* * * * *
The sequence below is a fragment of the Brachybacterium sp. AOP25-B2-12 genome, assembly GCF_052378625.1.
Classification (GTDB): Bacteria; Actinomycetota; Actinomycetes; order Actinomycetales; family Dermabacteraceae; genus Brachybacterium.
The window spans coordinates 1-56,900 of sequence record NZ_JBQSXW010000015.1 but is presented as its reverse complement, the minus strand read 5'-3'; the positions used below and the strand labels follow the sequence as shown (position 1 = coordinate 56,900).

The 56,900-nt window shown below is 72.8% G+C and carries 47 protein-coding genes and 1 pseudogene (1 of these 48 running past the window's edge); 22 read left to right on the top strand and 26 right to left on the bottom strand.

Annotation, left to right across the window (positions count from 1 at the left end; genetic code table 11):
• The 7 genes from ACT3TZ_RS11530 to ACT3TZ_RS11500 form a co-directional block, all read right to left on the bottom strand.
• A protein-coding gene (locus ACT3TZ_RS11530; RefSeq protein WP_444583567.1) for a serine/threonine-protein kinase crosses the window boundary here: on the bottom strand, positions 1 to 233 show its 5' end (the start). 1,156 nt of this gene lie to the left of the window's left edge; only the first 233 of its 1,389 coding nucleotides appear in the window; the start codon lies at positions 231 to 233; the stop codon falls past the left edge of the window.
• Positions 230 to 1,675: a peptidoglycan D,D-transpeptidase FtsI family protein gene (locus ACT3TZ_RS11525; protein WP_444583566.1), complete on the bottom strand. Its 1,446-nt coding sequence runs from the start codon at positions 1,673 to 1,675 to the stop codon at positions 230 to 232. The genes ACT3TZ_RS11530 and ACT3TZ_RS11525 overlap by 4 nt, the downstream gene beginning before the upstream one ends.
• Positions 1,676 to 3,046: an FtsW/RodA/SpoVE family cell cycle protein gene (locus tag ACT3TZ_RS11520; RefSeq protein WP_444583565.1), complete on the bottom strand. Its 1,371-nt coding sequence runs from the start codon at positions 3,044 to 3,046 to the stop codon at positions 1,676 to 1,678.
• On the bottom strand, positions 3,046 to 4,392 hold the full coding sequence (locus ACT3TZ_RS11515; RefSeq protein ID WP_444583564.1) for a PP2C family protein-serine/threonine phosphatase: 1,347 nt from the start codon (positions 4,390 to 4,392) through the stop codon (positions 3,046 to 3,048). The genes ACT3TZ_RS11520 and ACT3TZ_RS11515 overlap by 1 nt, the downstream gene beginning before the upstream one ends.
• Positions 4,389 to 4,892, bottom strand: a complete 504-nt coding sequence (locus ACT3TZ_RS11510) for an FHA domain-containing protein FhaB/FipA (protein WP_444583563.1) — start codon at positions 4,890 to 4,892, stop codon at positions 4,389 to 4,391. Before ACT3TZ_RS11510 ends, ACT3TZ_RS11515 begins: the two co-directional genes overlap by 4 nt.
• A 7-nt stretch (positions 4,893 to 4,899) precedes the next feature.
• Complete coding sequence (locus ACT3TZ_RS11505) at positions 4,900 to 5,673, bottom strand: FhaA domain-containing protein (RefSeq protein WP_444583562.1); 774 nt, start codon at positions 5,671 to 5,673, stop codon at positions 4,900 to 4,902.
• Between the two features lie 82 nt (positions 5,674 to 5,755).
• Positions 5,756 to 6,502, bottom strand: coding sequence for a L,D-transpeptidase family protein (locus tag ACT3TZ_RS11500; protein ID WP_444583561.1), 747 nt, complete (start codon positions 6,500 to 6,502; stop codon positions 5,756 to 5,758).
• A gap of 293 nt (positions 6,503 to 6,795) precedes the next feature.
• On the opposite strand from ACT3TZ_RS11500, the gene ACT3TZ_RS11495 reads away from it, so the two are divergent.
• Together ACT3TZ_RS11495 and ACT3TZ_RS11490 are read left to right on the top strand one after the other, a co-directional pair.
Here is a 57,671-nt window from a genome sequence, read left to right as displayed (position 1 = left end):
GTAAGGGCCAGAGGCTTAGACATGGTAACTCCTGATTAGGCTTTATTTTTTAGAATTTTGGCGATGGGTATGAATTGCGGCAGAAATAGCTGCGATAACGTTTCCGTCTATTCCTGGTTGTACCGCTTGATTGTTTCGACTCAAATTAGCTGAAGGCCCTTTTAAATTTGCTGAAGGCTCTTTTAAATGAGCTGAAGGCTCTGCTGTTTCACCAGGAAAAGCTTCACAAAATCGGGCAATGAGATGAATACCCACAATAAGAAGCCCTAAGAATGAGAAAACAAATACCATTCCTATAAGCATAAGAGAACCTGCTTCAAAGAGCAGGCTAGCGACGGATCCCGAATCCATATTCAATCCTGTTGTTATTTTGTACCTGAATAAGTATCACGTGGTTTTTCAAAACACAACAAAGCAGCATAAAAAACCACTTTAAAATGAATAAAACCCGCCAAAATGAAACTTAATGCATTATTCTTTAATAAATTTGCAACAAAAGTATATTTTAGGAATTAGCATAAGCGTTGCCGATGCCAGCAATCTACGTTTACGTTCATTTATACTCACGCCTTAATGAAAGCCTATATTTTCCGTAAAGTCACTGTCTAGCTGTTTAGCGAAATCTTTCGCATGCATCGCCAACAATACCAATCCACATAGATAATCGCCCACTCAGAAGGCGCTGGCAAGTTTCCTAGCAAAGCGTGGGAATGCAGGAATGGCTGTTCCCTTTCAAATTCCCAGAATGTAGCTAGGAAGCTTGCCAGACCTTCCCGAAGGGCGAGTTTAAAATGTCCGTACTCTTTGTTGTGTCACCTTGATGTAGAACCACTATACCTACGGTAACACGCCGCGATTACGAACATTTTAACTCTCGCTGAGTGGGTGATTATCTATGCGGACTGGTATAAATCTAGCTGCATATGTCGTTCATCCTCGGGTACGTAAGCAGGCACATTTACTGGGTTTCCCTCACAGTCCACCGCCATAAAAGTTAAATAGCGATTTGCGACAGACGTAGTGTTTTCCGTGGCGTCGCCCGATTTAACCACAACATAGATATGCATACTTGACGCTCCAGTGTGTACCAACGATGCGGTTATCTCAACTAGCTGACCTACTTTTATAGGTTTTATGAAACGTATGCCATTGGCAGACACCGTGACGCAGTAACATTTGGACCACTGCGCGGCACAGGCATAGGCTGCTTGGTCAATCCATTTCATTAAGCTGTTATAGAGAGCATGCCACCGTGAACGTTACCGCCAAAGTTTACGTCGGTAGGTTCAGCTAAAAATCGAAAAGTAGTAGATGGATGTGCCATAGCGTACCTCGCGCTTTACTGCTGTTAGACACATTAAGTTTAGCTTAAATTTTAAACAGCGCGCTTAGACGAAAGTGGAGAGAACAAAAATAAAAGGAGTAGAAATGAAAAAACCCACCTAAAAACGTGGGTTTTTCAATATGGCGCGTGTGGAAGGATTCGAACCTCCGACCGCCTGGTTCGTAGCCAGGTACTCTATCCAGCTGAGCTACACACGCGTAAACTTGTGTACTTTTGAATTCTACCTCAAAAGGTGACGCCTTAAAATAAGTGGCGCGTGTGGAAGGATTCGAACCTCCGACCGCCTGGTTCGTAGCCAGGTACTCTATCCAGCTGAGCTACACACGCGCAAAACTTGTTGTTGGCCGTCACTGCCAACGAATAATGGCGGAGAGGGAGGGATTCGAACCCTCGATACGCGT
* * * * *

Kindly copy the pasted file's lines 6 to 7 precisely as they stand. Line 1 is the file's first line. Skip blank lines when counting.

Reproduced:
• The 7 genes from ACT3TZ_RS11530 to ACT3TZ_RS11500 form a co-directional block, all read right to left on the bottom strand.
• A protein-coding gene (locus ACT3TZ_RS11530; RefSeq protein WP_444583567.1) for a serine/threonine-protein kinase crosses the window boundary here: on the bottom strand, positions 1 to 233 show its 5' end (the start). 1,156 nt of this gene lie to the left of the window's left edge; only the first 233 of its 1,389 coding nucleotides appear in the window; the start codon lies at positions 231 to 233; the stop codon falls past the left edge of the window.